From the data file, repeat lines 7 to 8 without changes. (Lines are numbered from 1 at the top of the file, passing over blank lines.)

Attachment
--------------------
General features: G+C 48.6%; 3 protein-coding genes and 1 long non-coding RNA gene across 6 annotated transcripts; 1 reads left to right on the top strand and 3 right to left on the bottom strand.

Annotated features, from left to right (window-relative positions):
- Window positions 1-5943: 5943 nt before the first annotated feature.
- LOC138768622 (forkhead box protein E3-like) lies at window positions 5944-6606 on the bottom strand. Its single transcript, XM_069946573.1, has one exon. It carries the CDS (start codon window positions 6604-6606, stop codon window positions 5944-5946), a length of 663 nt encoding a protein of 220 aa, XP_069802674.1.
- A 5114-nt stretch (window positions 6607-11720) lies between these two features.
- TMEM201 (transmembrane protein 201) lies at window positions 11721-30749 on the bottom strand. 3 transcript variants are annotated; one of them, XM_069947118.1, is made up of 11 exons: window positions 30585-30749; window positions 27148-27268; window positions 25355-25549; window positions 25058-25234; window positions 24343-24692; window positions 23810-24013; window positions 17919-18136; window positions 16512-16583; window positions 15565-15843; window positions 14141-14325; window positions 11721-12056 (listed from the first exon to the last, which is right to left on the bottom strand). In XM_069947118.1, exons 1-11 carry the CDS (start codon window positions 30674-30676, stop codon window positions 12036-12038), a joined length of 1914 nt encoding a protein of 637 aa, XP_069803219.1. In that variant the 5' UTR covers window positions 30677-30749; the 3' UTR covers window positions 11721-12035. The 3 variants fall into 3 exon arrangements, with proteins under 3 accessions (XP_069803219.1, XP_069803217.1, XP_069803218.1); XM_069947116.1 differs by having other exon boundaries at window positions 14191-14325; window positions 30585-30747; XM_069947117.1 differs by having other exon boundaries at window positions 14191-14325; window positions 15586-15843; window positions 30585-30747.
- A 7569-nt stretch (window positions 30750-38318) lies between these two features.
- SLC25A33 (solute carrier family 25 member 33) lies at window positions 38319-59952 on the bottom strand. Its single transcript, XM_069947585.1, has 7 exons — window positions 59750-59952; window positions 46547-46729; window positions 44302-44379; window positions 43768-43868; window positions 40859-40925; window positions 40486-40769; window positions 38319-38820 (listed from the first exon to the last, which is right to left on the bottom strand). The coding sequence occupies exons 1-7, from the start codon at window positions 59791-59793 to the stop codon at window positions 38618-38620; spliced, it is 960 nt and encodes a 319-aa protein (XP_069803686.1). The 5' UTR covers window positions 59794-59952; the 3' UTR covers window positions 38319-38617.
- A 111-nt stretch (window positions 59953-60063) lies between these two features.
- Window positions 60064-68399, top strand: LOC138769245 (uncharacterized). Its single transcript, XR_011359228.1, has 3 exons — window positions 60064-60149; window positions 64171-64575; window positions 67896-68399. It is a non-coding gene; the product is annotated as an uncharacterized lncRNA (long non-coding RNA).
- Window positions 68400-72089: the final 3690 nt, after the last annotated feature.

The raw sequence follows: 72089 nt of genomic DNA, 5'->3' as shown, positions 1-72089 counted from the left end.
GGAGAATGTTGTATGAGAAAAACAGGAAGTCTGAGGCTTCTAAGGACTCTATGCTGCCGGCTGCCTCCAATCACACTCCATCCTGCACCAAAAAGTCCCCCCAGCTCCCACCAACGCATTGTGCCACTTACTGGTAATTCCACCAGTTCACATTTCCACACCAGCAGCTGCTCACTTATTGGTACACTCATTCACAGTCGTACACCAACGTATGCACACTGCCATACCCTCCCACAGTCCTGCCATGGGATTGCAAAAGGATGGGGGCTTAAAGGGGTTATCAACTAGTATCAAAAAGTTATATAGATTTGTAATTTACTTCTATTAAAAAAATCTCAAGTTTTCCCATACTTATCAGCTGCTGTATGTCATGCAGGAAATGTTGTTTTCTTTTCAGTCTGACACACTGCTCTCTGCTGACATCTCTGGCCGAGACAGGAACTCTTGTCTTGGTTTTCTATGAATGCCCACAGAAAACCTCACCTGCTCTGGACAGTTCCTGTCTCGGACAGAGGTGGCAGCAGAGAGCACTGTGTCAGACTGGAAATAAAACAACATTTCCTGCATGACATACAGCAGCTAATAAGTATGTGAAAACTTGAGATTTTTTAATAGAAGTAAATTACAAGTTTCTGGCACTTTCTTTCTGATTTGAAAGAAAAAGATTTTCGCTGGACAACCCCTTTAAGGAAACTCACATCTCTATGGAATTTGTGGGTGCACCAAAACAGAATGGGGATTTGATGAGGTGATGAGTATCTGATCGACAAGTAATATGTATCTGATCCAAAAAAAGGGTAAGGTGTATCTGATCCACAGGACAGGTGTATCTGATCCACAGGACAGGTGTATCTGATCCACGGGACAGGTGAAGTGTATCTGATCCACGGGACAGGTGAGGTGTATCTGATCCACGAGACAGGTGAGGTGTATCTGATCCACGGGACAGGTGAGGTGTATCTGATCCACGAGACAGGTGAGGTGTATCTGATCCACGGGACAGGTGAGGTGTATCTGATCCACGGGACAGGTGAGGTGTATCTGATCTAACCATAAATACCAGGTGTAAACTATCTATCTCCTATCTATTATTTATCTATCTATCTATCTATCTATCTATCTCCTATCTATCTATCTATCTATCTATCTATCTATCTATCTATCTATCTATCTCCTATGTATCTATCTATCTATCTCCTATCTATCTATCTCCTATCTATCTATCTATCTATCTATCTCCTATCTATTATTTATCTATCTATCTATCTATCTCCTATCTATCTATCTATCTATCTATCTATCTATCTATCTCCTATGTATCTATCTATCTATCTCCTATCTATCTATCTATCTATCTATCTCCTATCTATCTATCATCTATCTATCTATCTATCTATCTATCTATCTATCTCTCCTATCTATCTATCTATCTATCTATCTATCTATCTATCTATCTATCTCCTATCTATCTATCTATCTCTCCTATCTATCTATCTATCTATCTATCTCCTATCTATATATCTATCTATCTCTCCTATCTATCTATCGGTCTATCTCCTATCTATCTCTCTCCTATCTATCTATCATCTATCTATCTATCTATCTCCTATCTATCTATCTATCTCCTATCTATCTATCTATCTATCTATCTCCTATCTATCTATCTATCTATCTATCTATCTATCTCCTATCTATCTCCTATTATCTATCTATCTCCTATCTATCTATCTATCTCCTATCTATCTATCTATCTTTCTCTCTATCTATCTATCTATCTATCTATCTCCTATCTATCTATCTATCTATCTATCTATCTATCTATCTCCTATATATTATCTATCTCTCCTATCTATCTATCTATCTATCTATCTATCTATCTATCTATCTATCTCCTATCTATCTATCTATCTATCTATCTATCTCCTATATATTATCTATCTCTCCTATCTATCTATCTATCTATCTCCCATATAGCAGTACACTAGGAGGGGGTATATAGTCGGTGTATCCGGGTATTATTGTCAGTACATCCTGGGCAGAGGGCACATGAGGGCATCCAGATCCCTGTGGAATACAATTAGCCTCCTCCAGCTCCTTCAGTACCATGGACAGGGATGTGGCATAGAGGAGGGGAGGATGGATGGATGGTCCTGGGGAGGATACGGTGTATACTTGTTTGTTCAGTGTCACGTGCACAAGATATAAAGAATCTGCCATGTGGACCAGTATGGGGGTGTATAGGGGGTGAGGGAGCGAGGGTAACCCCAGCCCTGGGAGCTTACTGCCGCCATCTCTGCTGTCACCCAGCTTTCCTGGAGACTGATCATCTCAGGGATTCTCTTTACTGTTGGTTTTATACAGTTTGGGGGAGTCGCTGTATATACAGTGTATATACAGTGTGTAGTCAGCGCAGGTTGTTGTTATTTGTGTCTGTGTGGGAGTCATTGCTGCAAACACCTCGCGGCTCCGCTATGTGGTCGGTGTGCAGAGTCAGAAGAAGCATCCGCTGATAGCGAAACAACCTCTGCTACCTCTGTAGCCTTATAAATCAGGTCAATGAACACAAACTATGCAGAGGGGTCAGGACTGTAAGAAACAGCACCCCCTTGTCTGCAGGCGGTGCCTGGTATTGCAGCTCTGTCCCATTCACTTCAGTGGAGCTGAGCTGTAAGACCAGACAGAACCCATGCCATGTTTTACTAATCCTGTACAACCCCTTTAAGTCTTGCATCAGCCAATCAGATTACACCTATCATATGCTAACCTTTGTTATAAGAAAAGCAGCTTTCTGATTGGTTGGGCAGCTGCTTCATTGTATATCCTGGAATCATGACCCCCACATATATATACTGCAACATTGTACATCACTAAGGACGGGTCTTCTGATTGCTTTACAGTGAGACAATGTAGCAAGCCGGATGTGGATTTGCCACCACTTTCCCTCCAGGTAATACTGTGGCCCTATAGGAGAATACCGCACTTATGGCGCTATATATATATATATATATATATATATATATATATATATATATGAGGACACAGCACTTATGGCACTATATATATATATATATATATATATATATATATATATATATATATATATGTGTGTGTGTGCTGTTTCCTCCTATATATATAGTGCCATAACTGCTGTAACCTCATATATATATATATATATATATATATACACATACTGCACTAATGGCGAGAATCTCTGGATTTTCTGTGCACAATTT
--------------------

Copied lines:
- A 7569-nt stretch (window positions 30750-38318) lies between these two features.
- SLC25A33 (solute carrier family 25 member 33) lies at window positions 38319-59952 on the bottom strand. Its single transcript, XM_069947585.1, has 7 exons — window positions 59750-59952; window positions 46547-46729; window positions 44302-44379; window positions 43768-43868; window positions 40859-40925; window positions 40486-40769; window positions 38319-38820 (listed from the first exon to the last, which is right to left on the bottom strand). The coding sequence occupies exons 1-7, from the start codon at window positions 59791-59793 to the stop codon at window positions 38618-38620; spliced, it is 960 nt and encodes a 319-aa protein (XP_069803686.1). The 5' UTR covers window positions 59794-59952; the 3' UTR covers window positions 38319-38617.